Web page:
A first look at Treasury's Living Standards Dashboard

Wading in a river is fun, but can you place a value on it? Photo: Lynn Grieveson.

The Treasury has released a report which it hopes will stimulate discussion on how to measure New Zealand’s living standards.

The report focuses on the Living Standards Dashboard, which will be a collection of indicators to help measure the wellbeing of New Zealanders.

The dashboard is part of a wider movement to broaden the measurement of an economy away from narrow measures like GDP. This was one of the key recommendations of the famous Sen-Stiglitz-Fitoussi report commissioned by the French Government in 2008. These measurements will help to inform New Zealand's first Wellbeing Budget in 2019.

Newsroom Pro previewed the Wellbeing Budget, which will use some of these indicators, back in February.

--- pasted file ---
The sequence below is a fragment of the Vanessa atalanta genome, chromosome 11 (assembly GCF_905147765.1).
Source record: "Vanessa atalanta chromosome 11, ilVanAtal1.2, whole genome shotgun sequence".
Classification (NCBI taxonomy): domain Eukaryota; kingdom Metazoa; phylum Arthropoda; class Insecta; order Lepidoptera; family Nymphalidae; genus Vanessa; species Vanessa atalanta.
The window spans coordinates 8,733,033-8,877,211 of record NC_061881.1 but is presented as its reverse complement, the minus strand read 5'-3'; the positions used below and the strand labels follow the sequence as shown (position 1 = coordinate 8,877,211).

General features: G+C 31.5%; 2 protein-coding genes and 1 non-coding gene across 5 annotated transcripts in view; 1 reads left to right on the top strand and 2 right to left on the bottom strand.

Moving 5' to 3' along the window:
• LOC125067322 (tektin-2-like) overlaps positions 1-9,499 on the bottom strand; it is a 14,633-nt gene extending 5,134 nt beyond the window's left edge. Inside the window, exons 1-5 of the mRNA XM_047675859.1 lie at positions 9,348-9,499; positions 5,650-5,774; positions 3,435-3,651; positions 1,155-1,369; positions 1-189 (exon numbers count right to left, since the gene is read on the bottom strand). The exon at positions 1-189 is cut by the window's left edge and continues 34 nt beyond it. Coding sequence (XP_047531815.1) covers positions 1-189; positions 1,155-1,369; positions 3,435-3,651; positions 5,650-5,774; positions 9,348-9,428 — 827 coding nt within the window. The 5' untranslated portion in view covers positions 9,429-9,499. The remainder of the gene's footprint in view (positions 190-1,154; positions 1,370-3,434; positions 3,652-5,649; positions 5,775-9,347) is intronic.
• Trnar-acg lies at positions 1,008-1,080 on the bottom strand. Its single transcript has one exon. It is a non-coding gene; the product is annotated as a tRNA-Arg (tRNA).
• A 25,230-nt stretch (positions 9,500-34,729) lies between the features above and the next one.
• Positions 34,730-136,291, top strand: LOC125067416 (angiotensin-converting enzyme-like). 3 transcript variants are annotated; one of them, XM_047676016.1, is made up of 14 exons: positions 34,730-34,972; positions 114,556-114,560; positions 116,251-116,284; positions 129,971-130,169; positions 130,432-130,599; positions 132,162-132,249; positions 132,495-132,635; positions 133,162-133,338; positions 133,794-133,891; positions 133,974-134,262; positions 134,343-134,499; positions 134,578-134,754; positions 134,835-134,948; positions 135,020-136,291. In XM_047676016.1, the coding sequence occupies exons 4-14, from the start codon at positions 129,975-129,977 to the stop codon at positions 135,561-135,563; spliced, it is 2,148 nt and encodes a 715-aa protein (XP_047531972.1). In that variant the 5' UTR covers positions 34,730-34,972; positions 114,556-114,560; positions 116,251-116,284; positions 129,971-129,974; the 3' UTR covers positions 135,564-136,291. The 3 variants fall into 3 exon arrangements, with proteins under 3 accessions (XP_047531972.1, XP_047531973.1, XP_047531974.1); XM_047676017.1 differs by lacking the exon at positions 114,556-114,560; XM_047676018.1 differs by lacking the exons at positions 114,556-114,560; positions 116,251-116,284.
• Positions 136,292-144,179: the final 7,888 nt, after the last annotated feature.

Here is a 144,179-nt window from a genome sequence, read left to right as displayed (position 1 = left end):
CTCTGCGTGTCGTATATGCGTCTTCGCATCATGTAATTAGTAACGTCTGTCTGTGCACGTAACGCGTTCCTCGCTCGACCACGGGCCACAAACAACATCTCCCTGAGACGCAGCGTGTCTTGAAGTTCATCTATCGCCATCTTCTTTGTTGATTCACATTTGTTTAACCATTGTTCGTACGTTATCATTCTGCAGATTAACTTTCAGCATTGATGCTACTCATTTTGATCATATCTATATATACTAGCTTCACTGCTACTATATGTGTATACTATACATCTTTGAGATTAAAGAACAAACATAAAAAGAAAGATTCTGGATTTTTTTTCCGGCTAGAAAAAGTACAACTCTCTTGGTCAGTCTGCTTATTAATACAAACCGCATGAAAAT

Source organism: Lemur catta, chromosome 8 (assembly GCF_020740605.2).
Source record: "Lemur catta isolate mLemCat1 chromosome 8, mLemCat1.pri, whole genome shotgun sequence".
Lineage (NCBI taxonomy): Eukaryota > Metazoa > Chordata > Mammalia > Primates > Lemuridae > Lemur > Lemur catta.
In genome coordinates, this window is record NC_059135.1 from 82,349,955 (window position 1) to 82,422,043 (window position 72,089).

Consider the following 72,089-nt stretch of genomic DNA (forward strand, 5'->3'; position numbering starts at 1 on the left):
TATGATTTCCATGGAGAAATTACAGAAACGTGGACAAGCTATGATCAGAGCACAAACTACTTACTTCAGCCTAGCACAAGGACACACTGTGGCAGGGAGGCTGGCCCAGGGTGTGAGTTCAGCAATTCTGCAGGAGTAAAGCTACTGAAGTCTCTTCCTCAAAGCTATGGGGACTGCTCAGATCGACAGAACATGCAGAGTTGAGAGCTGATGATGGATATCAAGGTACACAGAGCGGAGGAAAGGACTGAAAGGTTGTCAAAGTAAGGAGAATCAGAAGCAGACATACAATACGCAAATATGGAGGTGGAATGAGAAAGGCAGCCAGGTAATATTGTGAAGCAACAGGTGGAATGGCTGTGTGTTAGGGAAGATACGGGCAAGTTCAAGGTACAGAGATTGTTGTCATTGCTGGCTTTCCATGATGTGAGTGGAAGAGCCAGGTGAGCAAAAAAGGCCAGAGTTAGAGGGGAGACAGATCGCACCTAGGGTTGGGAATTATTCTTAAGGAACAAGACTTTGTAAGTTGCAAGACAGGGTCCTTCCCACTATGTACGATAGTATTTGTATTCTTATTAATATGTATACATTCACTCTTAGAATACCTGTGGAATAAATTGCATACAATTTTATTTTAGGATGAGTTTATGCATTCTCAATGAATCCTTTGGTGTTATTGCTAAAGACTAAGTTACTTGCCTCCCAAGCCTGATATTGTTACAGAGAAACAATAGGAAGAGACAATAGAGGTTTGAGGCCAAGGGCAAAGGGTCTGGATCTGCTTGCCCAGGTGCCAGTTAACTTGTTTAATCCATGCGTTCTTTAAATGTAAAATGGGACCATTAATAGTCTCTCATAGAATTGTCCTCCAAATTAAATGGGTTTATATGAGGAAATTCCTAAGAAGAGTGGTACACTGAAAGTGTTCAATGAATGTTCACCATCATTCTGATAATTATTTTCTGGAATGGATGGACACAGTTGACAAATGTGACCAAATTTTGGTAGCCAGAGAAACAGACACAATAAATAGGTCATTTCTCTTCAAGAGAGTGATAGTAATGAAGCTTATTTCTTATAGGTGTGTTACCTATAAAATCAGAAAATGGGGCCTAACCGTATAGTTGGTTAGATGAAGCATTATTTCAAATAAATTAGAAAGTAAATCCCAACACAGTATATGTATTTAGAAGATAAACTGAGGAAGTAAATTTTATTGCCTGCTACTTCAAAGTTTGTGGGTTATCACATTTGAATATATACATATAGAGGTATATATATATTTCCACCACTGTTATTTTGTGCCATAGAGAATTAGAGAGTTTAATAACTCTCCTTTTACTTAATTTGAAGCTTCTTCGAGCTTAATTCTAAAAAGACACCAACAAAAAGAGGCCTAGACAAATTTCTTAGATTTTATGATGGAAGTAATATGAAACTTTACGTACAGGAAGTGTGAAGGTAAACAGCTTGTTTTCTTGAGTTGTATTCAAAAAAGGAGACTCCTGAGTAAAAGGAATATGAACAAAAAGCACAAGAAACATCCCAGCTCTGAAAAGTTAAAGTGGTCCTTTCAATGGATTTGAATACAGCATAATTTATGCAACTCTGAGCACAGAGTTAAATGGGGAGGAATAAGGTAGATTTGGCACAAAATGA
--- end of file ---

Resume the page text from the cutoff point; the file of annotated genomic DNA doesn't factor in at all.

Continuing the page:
The report proposes 40 measurements of current wellbeing such as people’s health, sociability, and income. It also measures stocks across Treasury’s four 'capitals': natural; social; human; and physical/financial.

A key recommendation of the report is that natural units should be used for measuring capital stocks, rather than converting measurements into monetary units.

Converting to a monetary unit would allow easy comparison with other forms of capital, potentially making cost-benefit analysis comparisons easier.

But the report argues these capitals are difficult to price accurately and fluctuations in monetary values over time may mask real changes in the capital stock. For example, if fish stocks decline the reported value of the stock may go up as fish become more rare.

The report also recommended looking at the distribution of the measurements, saying it was important to be able to measure the distinction between several different groups experiencing different but equal forms of hardship and one group experiencing many hardships.

The report also recommended Statistics NZ’s New Zealand General Social Survey be broadened and that it should report annually, rather than every two years. 


Consultation for the report closes on July 31.